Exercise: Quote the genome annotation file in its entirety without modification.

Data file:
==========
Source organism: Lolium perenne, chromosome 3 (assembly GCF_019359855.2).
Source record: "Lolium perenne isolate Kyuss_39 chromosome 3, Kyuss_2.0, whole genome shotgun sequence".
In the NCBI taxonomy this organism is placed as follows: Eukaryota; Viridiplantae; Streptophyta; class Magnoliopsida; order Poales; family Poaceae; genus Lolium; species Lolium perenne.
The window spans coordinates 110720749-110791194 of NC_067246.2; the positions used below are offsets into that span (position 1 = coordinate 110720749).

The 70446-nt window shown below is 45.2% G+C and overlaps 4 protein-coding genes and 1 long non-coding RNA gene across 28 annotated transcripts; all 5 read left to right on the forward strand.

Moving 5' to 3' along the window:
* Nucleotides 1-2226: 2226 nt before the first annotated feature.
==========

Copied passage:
Source organism: Lolium perenne, chromosome 3 (assembly GCF_019359855.2).
Source record: "Lolium perenne isolate Kyuss_39 chromosome 3, Kyuss_2.0, whole genome shotgun sequence".
In the NCBI taxonomy this organism is placed as follows: Eukaryota; Viridiplantae; Streptophyta; class Magnoliopsida; order Poales; family Poaceae; genus Lolium; species Lolium perenne.
The window spans coordinates 110720749-110791194 of NC_067246.2; the positions used below are offsets into that span (position 1 = coordinate 110720749).

The 70446-nt window shown below is 45.2% G+C and overlaps 4 protein-coding genes and 1 long non-coding RNA gene across 28 annotated transcripts; all 5 read left to right on the forward strand.

Moving 5' to 3' along the window:
* Nucleotides 1-2226: 2226 nt before the first annotated feature.